This is an edited report by the ABC’s consumer affairs reporter Amy Bainbridge from ABC News on April 13th 2017.

Key Points:

  • Solar panels were installed on about 15,000 homes and businesses in March 2017
  • Installations have hit their highest level in almost five years
  • Experts say rising electricity bills and recent blackouts in SA are turning people to solar

There has been a big surge in the number of households installing solar panels, with March installations reaching their highest level in almost five years.

An energy consultant said 91 megawatts (MW) of solar photovoltaic (PV) systems were installed during the month.

He said the surge started to build in 2016, and has continued to skyrocket in 2017.

Queensland led the way, installing 25 MW of capacity, which is enough to power about 5.500 homes and businesses.

Installations were also up in South Australia, New South Wales and Victoria.

Installation figures in Tasmania, the Northern Territory and the ACT were flat.

The recent blackouts in South Australia were a factor in the rising demand for panels, as solar power and storage are used to offset or protect against grid blackouts.

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Dargues Reef Mine Set to Commence Mining

After nearly two and a half years of inquiries and approvals, the Dargues Reef Gold Mine will shortly commence operation.

The timeline of events for the approval process was as follows. As you will see, it commenced in November 2014 and as at April 2017 is not entirely complete.

Not:  EPBC Act 1999 means the Commonwealth Government’s Environmental Protection and Biodiversity Conservation Act 1999.

Timeline for the Approval Process for Dargues Reef Gold Mine

November 2014 – Press reports indicate Unity Mining is seeking to modify its 2011 DA approval
January 2015 – Unity Mining submits Modification 3 to Development Approval provided to NSW Government for preliminary comment
February 24th 2015 – Coastwatchers makes presentation to Eurobodalla Shire Council
July 9th 2015 – Unity Mining’s DA Mod 3 placed on Public Exhibition by NSW Planning for 6 weeks
August 25th 2015 – Coastwatchers makes further Presentation to Eurobodalla Shire Council
August 26th 2015 – Close of Public Exhibition for Mod 3. Coastwatchers lodges submission with NSW planning
September 4th 2015 – Coastwatchers lodges 1st Submission with Commonwealth Department of Environment re endangered species under EPBC Act 1999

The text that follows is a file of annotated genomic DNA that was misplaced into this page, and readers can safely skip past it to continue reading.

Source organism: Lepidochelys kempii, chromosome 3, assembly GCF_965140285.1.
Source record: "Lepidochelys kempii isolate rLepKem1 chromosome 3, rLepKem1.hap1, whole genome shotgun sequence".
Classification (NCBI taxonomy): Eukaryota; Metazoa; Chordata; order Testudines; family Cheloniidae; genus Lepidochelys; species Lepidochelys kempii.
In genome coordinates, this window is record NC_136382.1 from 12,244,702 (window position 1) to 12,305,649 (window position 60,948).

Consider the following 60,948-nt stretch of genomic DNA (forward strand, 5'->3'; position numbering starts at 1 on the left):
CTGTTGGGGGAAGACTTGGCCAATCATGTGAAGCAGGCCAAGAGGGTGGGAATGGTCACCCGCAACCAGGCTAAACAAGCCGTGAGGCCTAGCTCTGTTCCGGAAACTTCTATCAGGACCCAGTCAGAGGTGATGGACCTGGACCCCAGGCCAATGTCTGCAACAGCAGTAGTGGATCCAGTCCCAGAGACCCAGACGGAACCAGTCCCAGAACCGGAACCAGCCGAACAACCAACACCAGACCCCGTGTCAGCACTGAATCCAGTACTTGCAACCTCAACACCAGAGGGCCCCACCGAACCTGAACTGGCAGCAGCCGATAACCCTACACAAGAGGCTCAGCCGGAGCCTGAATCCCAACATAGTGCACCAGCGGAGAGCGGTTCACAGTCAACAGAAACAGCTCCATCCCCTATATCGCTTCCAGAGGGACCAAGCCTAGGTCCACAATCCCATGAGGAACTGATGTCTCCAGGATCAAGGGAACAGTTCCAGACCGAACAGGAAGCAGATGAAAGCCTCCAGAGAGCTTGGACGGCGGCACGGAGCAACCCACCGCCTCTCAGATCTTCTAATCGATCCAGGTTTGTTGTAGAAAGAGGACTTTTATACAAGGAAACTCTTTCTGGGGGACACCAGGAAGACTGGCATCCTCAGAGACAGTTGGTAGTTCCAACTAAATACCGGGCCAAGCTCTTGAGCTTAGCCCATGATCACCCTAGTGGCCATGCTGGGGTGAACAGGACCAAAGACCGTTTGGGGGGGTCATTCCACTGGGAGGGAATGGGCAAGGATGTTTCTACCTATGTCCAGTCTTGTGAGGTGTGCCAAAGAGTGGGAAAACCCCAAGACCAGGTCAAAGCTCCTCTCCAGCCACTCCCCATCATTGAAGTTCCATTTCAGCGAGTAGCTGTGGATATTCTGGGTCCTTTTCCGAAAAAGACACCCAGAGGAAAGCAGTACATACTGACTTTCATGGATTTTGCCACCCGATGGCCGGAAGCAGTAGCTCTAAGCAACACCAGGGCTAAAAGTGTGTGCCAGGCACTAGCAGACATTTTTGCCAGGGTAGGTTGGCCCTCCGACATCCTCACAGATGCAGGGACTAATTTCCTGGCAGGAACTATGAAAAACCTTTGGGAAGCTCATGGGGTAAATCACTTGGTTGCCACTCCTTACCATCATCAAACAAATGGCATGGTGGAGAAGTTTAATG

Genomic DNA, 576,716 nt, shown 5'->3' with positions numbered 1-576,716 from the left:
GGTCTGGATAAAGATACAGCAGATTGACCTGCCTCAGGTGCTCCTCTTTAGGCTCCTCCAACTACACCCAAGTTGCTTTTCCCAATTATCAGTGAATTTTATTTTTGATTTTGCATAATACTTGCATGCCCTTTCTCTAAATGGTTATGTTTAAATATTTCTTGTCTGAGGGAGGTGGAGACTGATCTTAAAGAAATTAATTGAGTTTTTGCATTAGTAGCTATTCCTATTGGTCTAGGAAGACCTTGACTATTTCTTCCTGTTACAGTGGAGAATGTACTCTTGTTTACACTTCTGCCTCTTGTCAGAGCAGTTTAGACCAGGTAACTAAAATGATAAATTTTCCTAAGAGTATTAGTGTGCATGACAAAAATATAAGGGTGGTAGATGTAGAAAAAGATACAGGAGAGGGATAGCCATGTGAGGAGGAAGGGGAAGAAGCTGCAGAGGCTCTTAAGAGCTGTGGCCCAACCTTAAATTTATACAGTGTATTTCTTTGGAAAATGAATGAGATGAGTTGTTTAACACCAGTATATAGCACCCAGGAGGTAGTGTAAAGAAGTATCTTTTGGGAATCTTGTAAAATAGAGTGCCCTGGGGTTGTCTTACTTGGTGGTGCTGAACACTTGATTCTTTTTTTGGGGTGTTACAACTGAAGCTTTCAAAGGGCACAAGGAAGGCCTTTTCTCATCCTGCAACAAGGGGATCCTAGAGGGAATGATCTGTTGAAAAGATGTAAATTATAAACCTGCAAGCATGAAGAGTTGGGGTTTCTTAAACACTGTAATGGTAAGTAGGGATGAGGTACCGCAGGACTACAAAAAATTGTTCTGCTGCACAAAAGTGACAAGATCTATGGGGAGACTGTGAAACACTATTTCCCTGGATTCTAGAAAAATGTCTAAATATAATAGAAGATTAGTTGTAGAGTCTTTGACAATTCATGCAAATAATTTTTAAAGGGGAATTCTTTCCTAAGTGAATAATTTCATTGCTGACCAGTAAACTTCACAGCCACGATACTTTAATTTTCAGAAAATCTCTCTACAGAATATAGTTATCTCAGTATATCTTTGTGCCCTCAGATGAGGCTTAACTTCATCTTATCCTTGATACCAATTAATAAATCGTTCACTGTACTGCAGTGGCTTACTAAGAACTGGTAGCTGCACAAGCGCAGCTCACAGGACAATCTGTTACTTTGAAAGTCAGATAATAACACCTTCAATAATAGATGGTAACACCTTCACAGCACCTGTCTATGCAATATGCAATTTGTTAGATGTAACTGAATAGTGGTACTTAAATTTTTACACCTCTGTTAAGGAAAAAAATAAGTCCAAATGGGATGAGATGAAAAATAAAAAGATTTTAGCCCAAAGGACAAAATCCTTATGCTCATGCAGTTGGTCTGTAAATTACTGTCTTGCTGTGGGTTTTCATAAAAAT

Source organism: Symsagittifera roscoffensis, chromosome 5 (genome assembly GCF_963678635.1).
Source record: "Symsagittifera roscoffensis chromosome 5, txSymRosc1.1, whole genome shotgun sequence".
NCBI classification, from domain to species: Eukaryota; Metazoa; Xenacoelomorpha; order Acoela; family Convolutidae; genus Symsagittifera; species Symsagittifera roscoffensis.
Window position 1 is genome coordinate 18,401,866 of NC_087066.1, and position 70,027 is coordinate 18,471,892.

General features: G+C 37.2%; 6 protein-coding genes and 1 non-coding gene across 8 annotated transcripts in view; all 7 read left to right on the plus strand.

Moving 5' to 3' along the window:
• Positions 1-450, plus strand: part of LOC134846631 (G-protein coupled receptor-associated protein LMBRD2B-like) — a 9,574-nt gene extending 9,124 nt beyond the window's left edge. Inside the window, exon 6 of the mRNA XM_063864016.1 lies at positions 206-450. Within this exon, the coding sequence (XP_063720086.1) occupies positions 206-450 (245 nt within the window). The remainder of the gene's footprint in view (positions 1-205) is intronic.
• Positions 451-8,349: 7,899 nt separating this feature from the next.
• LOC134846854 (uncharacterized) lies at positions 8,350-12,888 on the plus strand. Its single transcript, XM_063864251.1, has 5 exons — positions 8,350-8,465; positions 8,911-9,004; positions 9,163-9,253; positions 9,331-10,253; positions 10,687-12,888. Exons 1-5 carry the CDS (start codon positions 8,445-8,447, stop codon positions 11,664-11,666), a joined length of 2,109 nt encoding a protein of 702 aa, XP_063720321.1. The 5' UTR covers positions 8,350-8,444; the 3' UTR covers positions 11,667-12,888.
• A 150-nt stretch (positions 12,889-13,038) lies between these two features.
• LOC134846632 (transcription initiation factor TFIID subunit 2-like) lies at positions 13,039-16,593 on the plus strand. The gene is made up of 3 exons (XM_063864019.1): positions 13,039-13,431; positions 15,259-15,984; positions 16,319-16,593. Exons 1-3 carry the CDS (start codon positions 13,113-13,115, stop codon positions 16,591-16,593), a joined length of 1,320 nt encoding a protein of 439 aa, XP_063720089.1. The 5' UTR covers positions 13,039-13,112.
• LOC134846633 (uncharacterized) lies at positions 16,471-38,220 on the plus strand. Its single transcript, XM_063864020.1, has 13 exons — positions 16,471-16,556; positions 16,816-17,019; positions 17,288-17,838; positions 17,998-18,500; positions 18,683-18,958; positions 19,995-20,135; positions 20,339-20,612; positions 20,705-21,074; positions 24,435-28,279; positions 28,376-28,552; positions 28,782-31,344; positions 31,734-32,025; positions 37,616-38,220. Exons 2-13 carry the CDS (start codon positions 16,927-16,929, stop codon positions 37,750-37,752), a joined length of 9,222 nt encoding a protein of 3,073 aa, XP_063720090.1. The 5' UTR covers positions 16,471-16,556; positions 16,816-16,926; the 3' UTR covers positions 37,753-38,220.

October 27th 2015 – Commonwealth Determination issues Approval under EPBC Act 1999
November 15th 2015 – Unity responds to NSW Planning Public Submissions and at the same time withdraws on-site processing using cyanide.
December 1st 2015 – Public Exhibition of Unity Response
December 9th 2015 – Takeover proposal by PYBAR and Diversified Minerals of Unity Mining
January 3rd 2016 – Close of Public Exhibition re Unity’s Response. Coastwatchers lodges Submission to NSW Planning
June 22nd 2016 – NSW Planning makes Determination to refer matter to the NSW Planning Assessment Commission
July 26th 2016 – Planning Assessment Hearing in Braidwood. Coastwatchers makes Presentation
August 10th 2016 – Planning Assessment Commission determines an Approval for the Project
August 17th 2016 – Coastwatchers lodge 2nd Submission to Commonwealth Department of Environment re endangered species under EPBC Act 1999
February 17th 2017 – Commonwealth issues Determination of Conditional Approval under EPBC Act. The conditions are that the mine proponents must prepare a Construction Environmental Management Plan and a Water Management Plan.

The Commonwealth Minister for the Environment is yet to give final approval under the EPBC Act to these two plans.

Work cannot proceed until these Plans have been approved. The Association wrote to the Commonwealth Minister for the Environment requesting the Plans be placed on public exhibition when finalised.

All the Coastwatchers submissions and presentations appear below in this blog.

Under NSW Planning legislation there has to be a Dargues Reef Mine Community Consultative Committee (CCC). It has been operating for many years.

Membership has been reviewed by the independent Chairman of the CCC and the NSW Minister for Planning, and Coastwatchers secretary Richard Roberts has been appointed as an environmental representative on the CCC.

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The Invasive Cassia Weed

Many Landcare volunteers in the Eurobodalla Shire have been targeting the invasive weed Cassia in the past few weeks. The flowers are bright yellow, so they are very conspicuous. If you have them in the garden or bush, please remove them.